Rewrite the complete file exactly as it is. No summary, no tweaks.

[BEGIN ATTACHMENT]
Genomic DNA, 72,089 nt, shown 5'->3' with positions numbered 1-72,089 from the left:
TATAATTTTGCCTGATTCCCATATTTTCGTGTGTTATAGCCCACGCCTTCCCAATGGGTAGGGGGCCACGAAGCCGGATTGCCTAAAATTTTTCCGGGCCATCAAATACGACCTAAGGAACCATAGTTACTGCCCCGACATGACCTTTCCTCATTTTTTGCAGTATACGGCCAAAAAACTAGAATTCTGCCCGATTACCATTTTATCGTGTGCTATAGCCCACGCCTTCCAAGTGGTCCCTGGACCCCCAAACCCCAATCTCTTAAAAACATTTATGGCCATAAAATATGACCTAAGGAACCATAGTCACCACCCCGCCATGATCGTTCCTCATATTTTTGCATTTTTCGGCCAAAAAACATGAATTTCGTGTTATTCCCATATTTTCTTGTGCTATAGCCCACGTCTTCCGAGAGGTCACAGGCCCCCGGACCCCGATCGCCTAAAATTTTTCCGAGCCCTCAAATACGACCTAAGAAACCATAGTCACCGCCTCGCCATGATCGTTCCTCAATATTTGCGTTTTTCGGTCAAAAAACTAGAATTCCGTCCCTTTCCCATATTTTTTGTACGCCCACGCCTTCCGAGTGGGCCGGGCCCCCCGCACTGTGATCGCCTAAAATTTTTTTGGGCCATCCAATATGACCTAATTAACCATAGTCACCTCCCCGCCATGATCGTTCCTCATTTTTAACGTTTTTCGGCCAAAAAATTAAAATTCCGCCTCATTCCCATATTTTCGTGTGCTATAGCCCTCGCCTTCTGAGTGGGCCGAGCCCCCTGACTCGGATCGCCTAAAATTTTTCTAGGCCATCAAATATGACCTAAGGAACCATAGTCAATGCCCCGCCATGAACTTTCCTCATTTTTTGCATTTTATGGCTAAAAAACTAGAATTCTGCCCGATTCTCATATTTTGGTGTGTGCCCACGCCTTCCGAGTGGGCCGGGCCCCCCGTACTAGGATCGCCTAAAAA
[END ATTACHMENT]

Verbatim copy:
Genomic DNA, 72,089 nt, shown 5'->3' with positions numbered 1-72,089 from the left:
TATAATTTTGCCTGATTCCCATATTTTCGTGTGTTATAGCCCACGCCTTCCCAATGGGTAGGGGGCCACGAAGCCGGATTGCCTAAAATTTTTCCGGGCCATCAAATACGACCTAAGGAACCATAGTTACTGCCCCGACATGACCTTTCCTCATTTTTTGCAGTATACGGCCAAAAAACTAGAATTCTGCCCGATTACCATTTTATCGTGTGCTATAGCCCACGCCTTCCAAGTGGTCCCTGGACCCCCAAACCCCAATCTCTTAAAAACATTTATGGCCATAAAATATGACCTAAGGAACCATAGTCACCACCCCGCCATGATCGTTCCTCATATTTTTGCATTTTTCGGCCAAAAAACATGAATTTCGTGTTATTCCCATATTTTCTTGTGCTATAGCCCACGTCTTCCGAGAGGTCACAGGCCCCCGGACCCCGATCGCCTAAAATTTTTCCGAGCCCTCAAATACGACCTAAGAAACCATAGTCACCGCCTCGCCATGATCGTTCCTCAATATTTGCGTTTTTCGGTCAAAAAACTAGAATTCCGTCCCTTTCCCATATTTTTTGTACGCCCACGCCTTCCGAGTGGGCCGGGCCCCCCGCACTGTGATCGCCTAAAATTTTTTTGGGCCATCCAATATGACCTAATTAACCATAGTCACCTCCCCGCCATGATCGTTCCTCATTTTTAACGTTTTTCGGCCAAAAAATTAAAATTCCGCCTCATTCCCATATTTTCGTGTGCTATAGCCCTCGCCTTCTGAGTGGGCCGAGCCCCCTGACTCGGATCGCCTAAAATTTTTCTAGGCCATCAAATATGACCTAAGGAACCATAGTCAATGCCCCGCCATGAACTTTCCTCATTTTTTGCATTTTATGGCTAAAAAACTAGAATTCTGCCCGATTCTCATATTTTGGTGTGTGCCCACGCCTTCCGAGTGGGCCGGGCCCCCCGTACTAGGATCGCCTAAAAA